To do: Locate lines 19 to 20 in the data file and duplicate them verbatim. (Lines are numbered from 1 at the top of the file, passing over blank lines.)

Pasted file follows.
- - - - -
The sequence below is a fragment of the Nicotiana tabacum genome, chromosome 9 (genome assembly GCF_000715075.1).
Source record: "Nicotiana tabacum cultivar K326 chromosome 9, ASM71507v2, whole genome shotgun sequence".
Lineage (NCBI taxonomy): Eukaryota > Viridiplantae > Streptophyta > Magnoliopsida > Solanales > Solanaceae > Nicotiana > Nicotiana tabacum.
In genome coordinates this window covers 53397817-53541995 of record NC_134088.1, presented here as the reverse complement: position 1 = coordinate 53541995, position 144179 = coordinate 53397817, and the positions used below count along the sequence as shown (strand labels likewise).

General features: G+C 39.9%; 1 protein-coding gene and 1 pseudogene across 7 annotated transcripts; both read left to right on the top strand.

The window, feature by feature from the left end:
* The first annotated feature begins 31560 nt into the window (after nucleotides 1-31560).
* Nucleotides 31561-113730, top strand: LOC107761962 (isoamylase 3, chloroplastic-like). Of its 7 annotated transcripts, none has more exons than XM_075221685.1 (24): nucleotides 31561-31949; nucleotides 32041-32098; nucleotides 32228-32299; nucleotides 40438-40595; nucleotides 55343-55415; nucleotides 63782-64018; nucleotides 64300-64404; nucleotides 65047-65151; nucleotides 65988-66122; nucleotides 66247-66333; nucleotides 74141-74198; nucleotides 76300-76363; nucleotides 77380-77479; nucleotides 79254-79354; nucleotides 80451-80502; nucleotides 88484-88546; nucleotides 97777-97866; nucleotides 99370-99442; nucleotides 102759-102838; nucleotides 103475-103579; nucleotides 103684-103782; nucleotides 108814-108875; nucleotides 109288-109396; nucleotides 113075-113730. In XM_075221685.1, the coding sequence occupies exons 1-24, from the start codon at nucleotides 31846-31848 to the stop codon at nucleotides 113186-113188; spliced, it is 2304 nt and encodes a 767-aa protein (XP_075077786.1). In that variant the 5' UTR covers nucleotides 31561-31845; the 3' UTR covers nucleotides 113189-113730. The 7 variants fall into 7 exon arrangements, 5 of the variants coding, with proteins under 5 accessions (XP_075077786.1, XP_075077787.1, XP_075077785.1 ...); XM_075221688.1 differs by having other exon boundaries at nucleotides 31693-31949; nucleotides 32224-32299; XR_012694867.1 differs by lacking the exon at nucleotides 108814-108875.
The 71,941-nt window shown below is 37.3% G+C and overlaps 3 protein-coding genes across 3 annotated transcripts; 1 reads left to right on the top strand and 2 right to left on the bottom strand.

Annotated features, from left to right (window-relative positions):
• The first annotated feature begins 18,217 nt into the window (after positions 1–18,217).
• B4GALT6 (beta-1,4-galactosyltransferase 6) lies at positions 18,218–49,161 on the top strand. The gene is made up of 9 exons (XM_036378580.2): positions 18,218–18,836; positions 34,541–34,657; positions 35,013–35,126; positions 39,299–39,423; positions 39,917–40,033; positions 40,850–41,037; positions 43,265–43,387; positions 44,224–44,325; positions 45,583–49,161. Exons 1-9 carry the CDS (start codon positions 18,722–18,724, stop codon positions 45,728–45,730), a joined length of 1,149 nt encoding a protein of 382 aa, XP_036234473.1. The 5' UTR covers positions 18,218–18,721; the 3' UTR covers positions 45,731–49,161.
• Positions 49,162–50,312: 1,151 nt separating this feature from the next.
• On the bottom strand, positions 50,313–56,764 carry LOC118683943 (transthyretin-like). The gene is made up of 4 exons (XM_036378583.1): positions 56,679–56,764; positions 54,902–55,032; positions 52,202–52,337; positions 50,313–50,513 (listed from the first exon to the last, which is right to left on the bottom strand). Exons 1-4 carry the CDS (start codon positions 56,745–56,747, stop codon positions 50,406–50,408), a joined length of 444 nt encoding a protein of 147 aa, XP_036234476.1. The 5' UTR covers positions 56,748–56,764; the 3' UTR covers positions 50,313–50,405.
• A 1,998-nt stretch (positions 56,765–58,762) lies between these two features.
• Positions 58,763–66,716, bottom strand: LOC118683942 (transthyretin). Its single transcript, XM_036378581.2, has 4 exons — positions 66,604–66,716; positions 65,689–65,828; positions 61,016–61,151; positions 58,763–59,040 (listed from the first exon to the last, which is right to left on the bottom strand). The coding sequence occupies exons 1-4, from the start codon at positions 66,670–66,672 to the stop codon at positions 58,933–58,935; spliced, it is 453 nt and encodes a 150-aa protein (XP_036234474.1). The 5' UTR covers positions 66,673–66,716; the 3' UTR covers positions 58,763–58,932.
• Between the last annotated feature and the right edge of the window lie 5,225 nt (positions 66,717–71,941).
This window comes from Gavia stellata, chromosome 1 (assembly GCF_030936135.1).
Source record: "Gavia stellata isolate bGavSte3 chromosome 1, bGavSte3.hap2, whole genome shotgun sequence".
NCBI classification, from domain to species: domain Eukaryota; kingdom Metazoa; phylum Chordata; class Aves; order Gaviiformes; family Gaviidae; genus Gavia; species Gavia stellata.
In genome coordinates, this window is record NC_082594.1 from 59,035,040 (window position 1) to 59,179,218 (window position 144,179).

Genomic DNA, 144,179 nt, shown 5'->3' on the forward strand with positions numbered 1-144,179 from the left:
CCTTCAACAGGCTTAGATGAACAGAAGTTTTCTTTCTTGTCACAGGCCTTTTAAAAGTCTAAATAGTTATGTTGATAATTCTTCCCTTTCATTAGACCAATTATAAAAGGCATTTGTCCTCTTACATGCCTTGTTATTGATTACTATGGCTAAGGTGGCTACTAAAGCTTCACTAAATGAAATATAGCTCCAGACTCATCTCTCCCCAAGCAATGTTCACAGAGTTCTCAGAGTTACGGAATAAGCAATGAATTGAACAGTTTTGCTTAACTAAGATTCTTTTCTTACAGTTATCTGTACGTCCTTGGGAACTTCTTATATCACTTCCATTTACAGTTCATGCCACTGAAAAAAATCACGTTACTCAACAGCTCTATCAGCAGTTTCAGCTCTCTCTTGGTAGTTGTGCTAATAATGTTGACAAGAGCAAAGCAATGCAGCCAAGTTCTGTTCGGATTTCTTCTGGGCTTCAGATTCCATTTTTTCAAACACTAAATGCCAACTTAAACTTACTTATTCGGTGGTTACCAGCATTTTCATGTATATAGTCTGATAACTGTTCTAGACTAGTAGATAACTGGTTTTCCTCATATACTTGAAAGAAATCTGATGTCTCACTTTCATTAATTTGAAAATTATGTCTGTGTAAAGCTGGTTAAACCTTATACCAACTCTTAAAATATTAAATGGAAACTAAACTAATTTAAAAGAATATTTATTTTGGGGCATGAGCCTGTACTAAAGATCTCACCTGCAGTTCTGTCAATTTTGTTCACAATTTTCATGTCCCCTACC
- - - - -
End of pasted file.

Source record: "Gavia stellata isolate bGavSte3 chromosome 1, bGavSte3.hap2, whole genome shotgun sequence".
NCBI classification, from domain to species: domain Eukaryota; kingdom Metazoa; phylum Chordata; class Aves; order Gaviiformes; family Gaviidae; genus Gavia; species Gavia stellata.